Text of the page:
Figure 3: The Paris Agreement adopted a target for global warming not to exceed 1.5ºC. This sets a limit on the additional carbon we can add to the atmosphere – the carbon budget. Only 18% of the carbon budget is now left. That is about 10 years at current emission rates. - Each country reports its annual greenhouse gas emissions to the United Nations. Scientists then set these emissions against estimates of the carbon absorbed by Earth's natural carbon sinks. This is known as the bottom-up approach to calculating the carbon budget. - Another way to track carbon sources and sinks is to measure the amounts of greenhouse gases in the atmosphere from space – the top-down approach. As well as tracking atmospheric carbon, ESA's Climate Change Initiative is using satellite observations to track other carbon stocks on land and sea. - How we use the land accounts for about a quarter of our greenhouse gas emissions. Forests are the largest store of carbon on the land. Fire acts as a conduit for carbon to pass from the land to the atmosphere. And phytoplankton in the ocean is an important carbon sink. - ESA's RECCAP-2 project is using this information to reconcile the differences between the bottom-up and top-down approaches. Observations are combined with atmospheric and biophysical computer models to deduce carbon fluxes at the surface. This will improve the precision of each greenhouse gas budget and help separate natural fluxes from agricultural and fossil fuel emissions. This work will help us gauge whether we can stay within the 1.5°C carbon budget, or if more warming is in store (video credit: ESA/Planetary Visions)
- Highlighting the scale of the action needed the report explains that the remaining carbon budget to keep global temperatures below these climate targets has shrunk by 21 GtC (77 GtCO2) since the release of the IPCC AR6 Working Group 1 assessment. Reaching zero CO2 emissions by 2050, which is needed to limit warming in line with the Paris goals, entails cutting total anthropogenic CO2 emissions by about 0.4 GtC (1.4 GtCO2) on average, each year.
- A major advance in this year's GCP budgeting methods is the ability to link the global carbon budget models' estimates to the official country reporting of national greenhouse gases inventories.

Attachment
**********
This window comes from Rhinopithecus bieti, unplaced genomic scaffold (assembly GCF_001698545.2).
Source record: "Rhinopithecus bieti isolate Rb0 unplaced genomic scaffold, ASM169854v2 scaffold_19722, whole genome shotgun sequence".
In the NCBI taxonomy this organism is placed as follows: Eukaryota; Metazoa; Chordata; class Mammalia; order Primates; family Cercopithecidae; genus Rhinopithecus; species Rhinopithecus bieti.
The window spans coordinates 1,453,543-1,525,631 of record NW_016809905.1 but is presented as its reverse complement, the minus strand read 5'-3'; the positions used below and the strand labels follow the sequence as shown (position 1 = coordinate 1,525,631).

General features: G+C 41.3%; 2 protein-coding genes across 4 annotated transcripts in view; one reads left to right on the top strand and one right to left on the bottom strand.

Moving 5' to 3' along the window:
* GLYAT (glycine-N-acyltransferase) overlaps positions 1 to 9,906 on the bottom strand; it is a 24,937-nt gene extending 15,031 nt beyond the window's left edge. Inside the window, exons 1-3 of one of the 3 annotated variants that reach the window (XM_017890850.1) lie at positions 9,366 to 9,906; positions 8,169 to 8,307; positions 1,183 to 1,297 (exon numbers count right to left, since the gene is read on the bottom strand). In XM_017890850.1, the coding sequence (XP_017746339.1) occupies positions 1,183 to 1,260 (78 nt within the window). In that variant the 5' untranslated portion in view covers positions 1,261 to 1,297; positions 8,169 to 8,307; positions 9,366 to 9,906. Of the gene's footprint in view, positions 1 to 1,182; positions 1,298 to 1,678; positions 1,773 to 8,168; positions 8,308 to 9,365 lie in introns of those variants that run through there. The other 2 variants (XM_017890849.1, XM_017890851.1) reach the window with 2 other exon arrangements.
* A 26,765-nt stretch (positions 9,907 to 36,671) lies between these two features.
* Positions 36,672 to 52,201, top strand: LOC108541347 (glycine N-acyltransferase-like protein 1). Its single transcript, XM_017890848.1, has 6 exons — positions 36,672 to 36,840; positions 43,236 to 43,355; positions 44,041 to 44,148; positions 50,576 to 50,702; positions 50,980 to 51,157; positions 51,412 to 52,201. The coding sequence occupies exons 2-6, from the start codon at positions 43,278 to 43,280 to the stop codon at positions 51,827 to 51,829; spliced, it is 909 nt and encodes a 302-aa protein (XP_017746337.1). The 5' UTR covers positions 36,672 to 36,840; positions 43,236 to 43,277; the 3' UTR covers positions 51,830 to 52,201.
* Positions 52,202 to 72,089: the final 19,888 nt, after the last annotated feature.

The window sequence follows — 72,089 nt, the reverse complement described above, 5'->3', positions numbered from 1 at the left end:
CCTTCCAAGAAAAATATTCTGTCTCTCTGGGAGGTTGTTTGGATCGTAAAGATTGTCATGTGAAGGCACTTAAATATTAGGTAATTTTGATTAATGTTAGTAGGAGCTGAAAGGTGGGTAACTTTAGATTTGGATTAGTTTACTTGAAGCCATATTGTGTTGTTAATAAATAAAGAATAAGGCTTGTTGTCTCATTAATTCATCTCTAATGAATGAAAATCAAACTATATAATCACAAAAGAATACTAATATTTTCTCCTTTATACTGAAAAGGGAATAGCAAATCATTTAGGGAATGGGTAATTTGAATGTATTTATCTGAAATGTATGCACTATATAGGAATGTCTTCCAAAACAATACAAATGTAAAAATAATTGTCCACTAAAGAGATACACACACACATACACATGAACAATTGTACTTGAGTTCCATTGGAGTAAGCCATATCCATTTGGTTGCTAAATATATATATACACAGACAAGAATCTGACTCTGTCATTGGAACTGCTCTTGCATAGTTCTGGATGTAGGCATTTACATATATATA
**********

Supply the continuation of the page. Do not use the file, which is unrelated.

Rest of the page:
- While country reporting is area-based and attributes part of the natural terrestrial sink on managed land to the land-use sector, the global carbon budget makes it possible to distinguish anthropogenic from natural drivers of land carbon fluxes.
- This new methodology paves the way for countries and the global community to improve checks and consistency of national inventories so they more accurately reflect global emissions.
- This new inversion method harnesses satellite data and in-situ observations to give a full picture of emissions that accumulate in the atmosphere.
- "If regularly applied, this inversion method will not only improve transparency in the accounting process but will also improve the effectiveness of mitigation policy and progress by individual countries to meet their pledges as part of the Paris Climate Agreement," according to Philippe Ciais from the Université Paris-Saclay and contributor to the GCP.
• April 14, 2022: With the climate crisis continuing to tighten its grip, nations around the world are making efforts to reduce emissions of climate warming gases. To track action, countries report their greenhouse gas emissions to the UNFCCC (United Nations Framework Convention on Climate Change) – the body responsible for driving global action to combat climate change. While accurate and consistent reporting is crucial, very few countries exploit Earth observation satellite data to check and improve their estimates. Scientists have now devised new ways of comparing national greenhouse gas inventories with independent measurements taken from space. 10)